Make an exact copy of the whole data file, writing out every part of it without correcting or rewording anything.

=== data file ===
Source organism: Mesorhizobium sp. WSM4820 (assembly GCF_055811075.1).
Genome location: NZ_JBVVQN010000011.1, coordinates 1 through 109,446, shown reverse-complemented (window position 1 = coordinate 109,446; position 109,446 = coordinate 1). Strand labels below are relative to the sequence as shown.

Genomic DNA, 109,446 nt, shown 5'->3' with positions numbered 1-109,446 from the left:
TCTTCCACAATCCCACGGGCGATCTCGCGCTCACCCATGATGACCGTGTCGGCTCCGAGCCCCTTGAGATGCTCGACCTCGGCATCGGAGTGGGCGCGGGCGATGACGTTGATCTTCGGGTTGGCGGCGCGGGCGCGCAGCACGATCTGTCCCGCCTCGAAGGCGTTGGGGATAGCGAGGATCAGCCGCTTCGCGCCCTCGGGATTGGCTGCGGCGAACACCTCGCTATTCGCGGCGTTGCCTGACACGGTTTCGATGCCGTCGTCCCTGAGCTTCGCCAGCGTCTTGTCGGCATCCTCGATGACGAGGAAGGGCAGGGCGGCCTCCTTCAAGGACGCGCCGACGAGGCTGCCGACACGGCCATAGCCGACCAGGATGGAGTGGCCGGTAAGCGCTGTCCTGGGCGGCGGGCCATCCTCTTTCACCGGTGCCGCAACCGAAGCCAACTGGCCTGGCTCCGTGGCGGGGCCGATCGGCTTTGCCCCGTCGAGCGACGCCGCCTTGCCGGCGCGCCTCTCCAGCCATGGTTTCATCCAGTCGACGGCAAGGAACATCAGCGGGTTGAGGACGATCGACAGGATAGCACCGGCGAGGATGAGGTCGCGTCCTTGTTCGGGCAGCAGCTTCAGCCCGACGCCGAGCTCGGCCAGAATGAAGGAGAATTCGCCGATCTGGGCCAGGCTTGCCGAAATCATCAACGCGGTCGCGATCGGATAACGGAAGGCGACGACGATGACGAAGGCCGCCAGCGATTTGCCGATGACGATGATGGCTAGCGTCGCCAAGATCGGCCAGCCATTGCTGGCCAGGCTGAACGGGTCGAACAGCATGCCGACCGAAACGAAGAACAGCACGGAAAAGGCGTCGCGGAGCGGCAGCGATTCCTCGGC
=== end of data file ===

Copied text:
Source organism: Mesorhizobium sp. WSM4820 (assembly GCF_055811075.1).
Genome location: NZ_JBVVQN010000011.1, coordinates 1 through 109,446, shown reverse-complemented (window position 1 = coordinate 109,446; position 109,446 = coordinate 1). Strand labels below are relative to the sequence as shown.

Genomic DNA, 109,446 nt, shown 5'->3' with positions numbered 1-109,446 from the left:
TCTTCCACAATCCCACGGGCGATCTCGCGCTCACCCATGATGACCGTGTCGGCTCCGAGCCCCTTGAGATGCTCGACCTCGGCATCGGAGTGGGCGCGGGCGATGACGTTGATCTTCGGGTTGGCGGCGCGGGCGCGCAGCACGATCTGTCCCGCCTCGAAGGCGTTGGGGATAGCGAGGATCAGCCGCTTCGCGCCCTCGGGATTGGCTGCGGCGAACACCTCGCTATTCGCGGCGTTGCCTGACACGGTTTCGATGCCGTCGTCCCTGAGCTTCGCCAGCGTCTTGTCGGCATCCTCGATGACGAGGAAGGGCAGGGCGGCCTCCTTCAAGGACGCGCCGACGAGGCTGCCGACACGGCCATAGCCGACCAGGATGGAGTGGCCGGTAAGCGCTGTCCTGGGCGGCGGGCCATCCTCTTTCACCGGTGCCGCAACCGAAGCCAACTGGCCTGGCTCCGTGGCGGGGCCGATCGGCTTTGCCCCGTCGAGCGACGCCGCCTTGCCGGCGCGCCTCTCCAGCCATGGTTTCATCCAGTCGACGGCAAGGAACATCAGCGGGTTGAGGACGATCGACAGGATAGCACCGGCGAGGATGAGGTCGCGTCCTTGTTCGGGCAGCAGCTTCAGCCCGACGCCGAGCTCGGCCAGAATGAAGGAGAATTCGCCGATCTGGGCCAGGCTTGCCGAAATCATCAACGCGGTCGCGATCGGATAACGGAAGGCGACGACGATGACGAAGGCCGCCAGCGATTTGCCGATGACGATGATGGCTAGCGTCGCCAAGATCGGCCAGCCATTGCTGGCCAGGCTGAACGGGTCGAACAGCATGCCGACCGAAACGAAGAACAGCACGGAAAAGGCGTCGCGGAGCGGCAGCGATTCCTCGGC